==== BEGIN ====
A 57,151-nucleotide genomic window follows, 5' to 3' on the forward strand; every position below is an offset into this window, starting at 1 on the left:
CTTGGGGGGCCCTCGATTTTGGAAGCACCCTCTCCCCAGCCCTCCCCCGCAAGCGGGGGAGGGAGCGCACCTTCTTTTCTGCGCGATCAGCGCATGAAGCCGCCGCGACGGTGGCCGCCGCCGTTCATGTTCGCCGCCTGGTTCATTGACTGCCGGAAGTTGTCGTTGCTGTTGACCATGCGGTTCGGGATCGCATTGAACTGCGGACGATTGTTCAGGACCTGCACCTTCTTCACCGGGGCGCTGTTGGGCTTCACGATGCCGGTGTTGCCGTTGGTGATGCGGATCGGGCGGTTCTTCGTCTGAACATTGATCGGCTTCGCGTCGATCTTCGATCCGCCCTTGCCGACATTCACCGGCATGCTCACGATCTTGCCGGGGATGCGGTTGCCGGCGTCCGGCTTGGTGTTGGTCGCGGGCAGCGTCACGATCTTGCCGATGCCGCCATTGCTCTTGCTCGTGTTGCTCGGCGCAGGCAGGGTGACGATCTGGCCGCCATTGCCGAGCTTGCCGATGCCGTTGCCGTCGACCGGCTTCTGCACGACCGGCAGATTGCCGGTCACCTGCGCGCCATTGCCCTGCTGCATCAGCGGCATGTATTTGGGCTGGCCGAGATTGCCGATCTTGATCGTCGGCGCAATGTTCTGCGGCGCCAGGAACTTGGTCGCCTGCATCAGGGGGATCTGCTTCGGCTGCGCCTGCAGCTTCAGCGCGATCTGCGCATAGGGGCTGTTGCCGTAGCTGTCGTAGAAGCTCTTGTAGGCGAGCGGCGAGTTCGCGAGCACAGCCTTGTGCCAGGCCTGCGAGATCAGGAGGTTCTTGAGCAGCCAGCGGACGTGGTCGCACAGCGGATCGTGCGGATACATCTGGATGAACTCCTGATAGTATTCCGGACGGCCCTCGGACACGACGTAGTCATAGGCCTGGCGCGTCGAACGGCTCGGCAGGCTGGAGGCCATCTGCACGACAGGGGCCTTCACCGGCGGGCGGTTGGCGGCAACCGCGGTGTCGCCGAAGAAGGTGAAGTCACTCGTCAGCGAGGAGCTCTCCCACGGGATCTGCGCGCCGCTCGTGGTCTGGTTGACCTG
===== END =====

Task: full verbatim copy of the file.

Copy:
A 57,151-nucleotide genomic window follows, 5' to 3' on the forward strand; every position below is an offset into this window, starting at 1 on the left:
CTTGGGGGGCCCTCGATTTTGGAAGCACCCTCTCCCCAGCCCTCCCCCGCAAGCGGGGGAGGGAGCGCACCTTCTTTTCTGCGCGATCAGCGCATGAAGCCGCCGCGACGGTGGCCGCCGCCGTTCATGTTCGCCGCCTGGTTCATTGACTGCCGGAAGTTGTCGTTGCTGTTGACCATGCGGTTCGGGATCGCATTGAACTGCGGACGATTGTTCAGGACCTGCACCTTCTTCACCGGGGCGCTGTTGGGCTTCACGATGCCGGTGTTGCCGTTGGTGATGCGGATCGGGCGGTTCTTCGTCTGAACATTGATCGGCTTCGCGTCGATCTTCGATCCGCCCTTGCCGACATTCACCGGCATGCTCACGATCTTGCCGGGGATGCGGTTGCCGGCGTCCGGCTTGGTGTTGGTCGCGGGCAGCGTCACGATCTTGCCGATGCCGCCATTGCTCTTGCTCGTGTTGCTCGGCGCAGGCAGGGTGACGATCTGGCCGCCATTGCCGAGCTTGCCGATGCCGTTGCCGTCGACCGGCTTCTGCACGACCGGCAGATTGCCGGTCACCTGCGCGCCATTGCCCTGCTGCATCAGCGGCATGTATTTGGGCTGGCCGAGATTGCCGATCTTGATCGTCGGCGCAATGTTCTGCGGCGCCAGGAACTTGGTCGCCTGCATCAGGGGGATCTGCTTCGGCTGCGCCTGCAGCTTCAGCGCGATCTGCGCATAGGGGCTGTTGCCGTAGCTGTCGTAGAAGCTCTTGTAGGCGAGCGGCGAGTTCGCGAGCACAGCCTTGTGCCAGGCCTGCGAGATCAGGAGGTTCTTGAGCAGCCAGCGGACGTGGTCGCACAGCGGATCGTGCGGATACATCTGGATGAACTCCTGATAGTATTCCGGACGGCCCTCGGACACGACGTAGTCATAGGCCTGGCGCGTCGAACGGCTCGGCAGGCTGGAGGCCATCTGCACGACAGGGGCCTTCACCGGCGGGCGGTTGGCGGCAACCGCGGTGTCGCCGAAGAAGGTGAAGTCACTCGTCAGCGAGGAGCTCTCCCACGGGATCTGCGCGCCGCTCGTGGTCTGGTTGACCTG